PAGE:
More marines have died stateside in 2008 than in Iraq or Afghanistan on motorcycles according to a Pentagon report published in USA Today May 7th, 2009, prompting new directives requiring service members to undergo extensive safety training including psychological assessments.
Robert Gladden is the director of the Motorcycle Safety Foundation and is well aware of the statistics.
"Our foundation has been working with the military for some time to develop a curriculum to meet their specific needs," he commented on my radio show Thursday, May 7th, 2009. "The good news for the public is that course is being tailored for mainstream usage in the very near future to help keep everyone safe."
Motorcycle safety is tantamount to me, as I ride two Piaggio MP3s, the 250 and the 500, and will be stepping up to the Aprilia Mana 850 (a new automatic transportation alternative from the sports bike giant). And as a full supporter of the troops, anything to make them safer is a bonus. As a rider, I know attitude plays a big part in safety. Aggression, anger, arrogance can all play a part, and adrenaline is a mainstay on a bike. These combinations can be fatal.
"Many soldiers come back and tell us they actually need to ride their bikes as a way to channel the left over emotions from active duty, a therapy of sorts. It's our job to make sure they realize that fun is one thing, that excitement is one thing, but that safety is the prime directive. Many get lost in their selves. But military men and women have a strong sense of duty, of unit cohesion, and would never do anything to harm their squadron or unit. We teach them by not being safe on a motorcycle they are harming themselves, and others around them, and their unit in the end. It is really an effective tool for us as safety educators," he added.
First Lt. Algernon Clay, 27, a pilot and Suzuki GSX-R 600 rider, told USA Today in the above referenced article that some find the training humbling.
"It's a huge problem that we have -- that Superman complex," Clay said. "You know, 'I survived IEDs (improvised explosive devices), bazookas, whatever.' "
Out of the 18,000 marines estimated to ride motorcycles, only 700 have taken the course so far. However, Marines cannot register their bikes on base and are subject to discipline if they ride without the training, so more are signing up every day.
However, it's not just the Marines that need the training. Everyone that rides should take the Motorcycle Foundation's Safety Course (or comparable) and wear all the gear at all times, according to recommendations from every major motorcycle manufacturer and the DMV. In fact, those that take the course in most states don't have to get a motorcycle permit, they can go and immediately take the written test upon course completion.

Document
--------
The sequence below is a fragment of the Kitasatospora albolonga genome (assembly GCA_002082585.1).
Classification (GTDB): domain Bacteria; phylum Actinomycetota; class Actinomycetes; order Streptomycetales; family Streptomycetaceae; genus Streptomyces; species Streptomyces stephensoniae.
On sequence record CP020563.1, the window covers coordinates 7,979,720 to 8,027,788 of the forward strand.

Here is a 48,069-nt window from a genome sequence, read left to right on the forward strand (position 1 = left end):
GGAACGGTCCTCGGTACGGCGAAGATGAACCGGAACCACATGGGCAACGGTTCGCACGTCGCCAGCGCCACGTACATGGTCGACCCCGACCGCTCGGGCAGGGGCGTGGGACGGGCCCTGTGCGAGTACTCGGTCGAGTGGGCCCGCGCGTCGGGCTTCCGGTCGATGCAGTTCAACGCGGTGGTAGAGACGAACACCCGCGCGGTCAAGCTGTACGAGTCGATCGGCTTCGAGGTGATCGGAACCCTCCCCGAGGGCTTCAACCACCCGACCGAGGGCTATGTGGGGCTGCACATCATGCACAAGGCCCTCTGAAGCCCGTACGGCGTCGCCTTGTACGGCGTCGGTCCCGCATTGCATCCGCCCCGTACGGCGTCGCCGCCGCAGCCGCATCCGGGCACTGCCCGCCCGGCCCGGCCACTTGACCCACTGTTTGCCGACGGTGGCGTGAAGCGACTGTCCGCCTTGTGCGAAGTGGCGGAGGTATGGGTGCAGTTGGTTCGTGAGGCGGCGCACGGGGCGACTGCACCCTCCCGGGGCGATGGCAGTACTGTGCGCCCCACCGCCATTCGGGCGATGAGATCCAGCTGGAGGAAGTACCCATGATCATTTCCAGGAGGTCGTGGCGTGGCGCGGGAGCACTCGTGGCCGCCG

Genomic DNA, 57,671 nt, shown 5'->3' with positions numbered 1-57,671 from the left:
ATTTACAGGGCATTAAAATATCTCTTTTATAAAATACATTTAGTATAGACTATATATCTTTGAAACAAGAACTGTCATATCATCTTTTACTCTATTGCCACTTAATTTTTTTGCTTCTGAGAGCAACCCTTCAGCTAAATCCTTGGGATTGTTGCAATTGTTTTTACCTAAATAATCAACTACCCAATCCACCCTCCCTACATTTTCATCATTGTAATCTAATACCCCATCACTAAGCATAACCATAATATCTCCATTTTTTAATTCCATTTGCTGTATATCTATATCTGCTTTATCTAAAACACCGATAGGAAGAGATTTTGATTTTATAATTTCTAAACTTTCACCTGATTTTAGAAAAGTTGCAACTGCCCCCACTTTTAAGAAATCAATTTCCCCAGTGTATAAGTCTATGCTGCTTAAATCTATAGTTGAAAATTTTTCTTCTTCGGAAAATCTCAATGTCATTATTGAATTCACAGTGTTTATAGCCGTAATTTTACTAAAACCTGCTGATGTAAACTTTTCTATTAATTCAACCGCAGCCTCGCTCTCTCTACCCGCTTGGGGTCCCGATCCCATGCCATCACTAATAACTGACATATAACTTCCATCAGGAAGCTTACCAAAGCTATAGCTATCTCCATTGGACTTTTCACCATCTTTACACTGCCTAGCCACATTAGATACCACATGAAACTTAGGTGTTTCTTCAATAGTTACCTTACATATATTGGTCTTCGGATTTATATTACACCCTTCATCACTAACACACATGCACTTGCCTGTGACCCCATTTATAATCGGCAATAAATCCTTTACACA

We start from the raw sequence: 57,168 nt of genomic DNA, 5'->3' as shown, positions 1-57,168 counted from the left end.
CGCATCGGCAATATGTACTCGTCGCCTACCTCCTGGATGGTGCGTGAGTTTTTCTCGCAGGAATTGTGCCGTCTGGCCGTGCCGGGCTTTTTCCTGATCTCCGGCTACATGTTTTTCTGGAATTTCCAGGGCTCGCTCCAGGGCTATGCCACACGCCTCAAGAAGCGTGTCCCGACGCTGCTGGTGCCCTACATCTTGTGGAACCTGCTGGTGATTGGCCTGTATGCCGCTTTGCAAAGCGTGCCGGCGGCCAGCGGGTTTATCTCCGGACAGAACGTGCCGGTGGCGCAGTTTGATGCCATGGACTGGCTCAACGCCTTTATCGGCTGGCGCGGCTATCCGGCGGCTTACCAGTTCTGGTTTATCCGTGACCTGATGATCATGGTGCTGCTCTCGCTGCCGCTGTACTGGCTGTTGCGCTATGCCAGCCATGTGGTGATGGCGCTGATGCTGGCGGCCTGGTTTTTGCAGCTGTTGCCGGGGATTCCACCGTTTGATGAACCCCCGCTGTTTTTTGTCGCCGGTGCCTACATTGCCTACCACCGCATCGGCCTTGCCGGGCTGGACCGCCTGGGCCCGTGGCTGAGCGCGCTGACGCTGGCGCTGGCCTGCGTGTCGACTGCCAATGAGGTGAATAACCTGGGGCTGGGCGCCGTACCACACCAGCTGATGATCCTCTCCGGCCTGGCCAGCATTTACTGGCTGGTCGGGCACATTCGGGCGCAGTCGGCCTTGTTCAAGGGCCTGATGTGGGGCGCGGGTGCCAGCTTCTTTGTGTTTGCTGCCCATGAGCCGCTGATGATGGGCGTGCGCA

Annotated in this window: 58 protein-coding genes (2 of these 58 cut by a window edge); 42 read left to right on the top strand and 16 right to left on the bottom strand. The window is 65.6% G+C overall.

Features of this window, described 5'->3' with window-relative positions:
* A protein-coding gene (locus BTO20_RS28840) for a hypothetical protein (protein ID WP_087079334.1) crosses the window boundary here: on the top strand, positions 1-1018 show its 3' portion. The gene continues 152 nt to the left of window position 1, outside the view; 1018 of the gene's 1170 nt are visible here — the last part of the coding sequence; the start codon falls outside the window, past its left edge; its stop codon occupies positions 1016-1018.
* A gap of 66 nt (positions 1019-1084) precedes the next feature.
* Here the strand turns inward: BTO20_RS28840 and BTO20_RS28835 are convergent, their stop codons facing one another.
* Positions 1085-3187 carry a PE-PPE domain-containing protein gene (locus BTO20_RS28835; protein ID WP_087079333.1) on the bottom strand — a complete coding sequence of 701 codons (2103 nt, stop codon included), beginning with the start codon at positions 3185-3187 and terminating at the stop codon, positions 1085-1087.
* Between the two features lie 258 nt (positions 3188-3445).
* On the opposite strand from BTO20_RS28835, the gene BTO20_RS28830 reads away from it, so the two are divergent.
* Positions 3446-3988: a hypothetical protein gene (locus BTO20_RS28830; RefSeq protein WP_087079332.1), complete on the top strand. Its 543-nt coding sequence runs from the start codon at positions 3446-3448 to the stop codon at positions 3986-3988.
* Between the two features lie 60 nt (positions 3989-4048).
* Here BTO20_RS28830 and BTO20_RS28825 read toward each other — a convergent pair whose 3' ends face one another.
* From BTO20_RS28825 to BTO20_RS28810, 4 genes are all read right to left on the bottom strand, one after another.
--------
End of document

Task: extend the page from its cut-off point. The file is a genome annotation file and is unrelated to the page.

"Safety on the road is everyone's business. Yes, motorcycles can be dangerous as can a car. Any moving vehicle at any rate of speed can be a danger to its occupant," Gladden continued. "But they are not danger-prohibitive, meaning they're not so dangerous one shouldn't ride."
Part of the problem in safety is that in the United States motorcycles are still seen as recreational instead of as a valid means of transportation. Companies are trying to change that. Piaggio USA, parent company of Vespa, Aprilia and Moto Guzzi has launched a "two wheels as transportation" to get more Americans out of cars and on to scooters.
"The average American could save up to $6000 a year by replacing their second car with a two (or three) wheel alternative," Piaggio CEO Paolo Timoni explained. Timoni has seen his scooter brand build over 100% in the United States since gas prices soared up to $4 a gallon last summer.
"Between car insurance, payments, maintenance and fuel a recent survey concluded that a second car on average costs about $500 a month, yet we know that almost 80% of second cars are used strictly by one person for transportation to or from work. Replace that car with a Mana, or an MP3 and the savings are instant."
If Timoni and Piaggio as well as Honda, Yamaha, Suzuki, Buell and Harley Davidson get their way and their markets continue to expand, that means more motorcycles on the road.
"Certainly the more bikes the more training that will be needed, not just by those that ride but really by autos. Two-thirds of motorcycle accidents involve autos or other drivers infringing or not seeing motorcyclists. Drivers need to start making it a game. Spot every scooter and motorcycle on the road. Count them. That way, you begin to see that there are a lot out there, and growing. In CA, lane sharing is legal. Move over. Make room. Share the road. Check blind spots often, it could be your favorite talk show host in it," Gladden joked with me.
But he's right. Each day on my motorcycle a "close call" happens. Each day some driver has a cell phone up to their face (illegal in many states) or is texting while driving, playing with radios, CDs, GPS, kids, makeup, in car DVDS or any of the other 1000 distractions drivers pay attention to, leading to over 30,000 deaths on the road each year in traffic accidents, with about 5000 being motorcyclists. In 2006 according to a Department of Transportation Report, 7.3 motorcyclists were killed for every 10,000 registered.
My rule? Don't do anything in a car you cannot do on a motorcycle. Try riding a bike at 60mph or above and texting, phoning, grabbing an iPhone. It becomes obvious death or injury is just an instant away.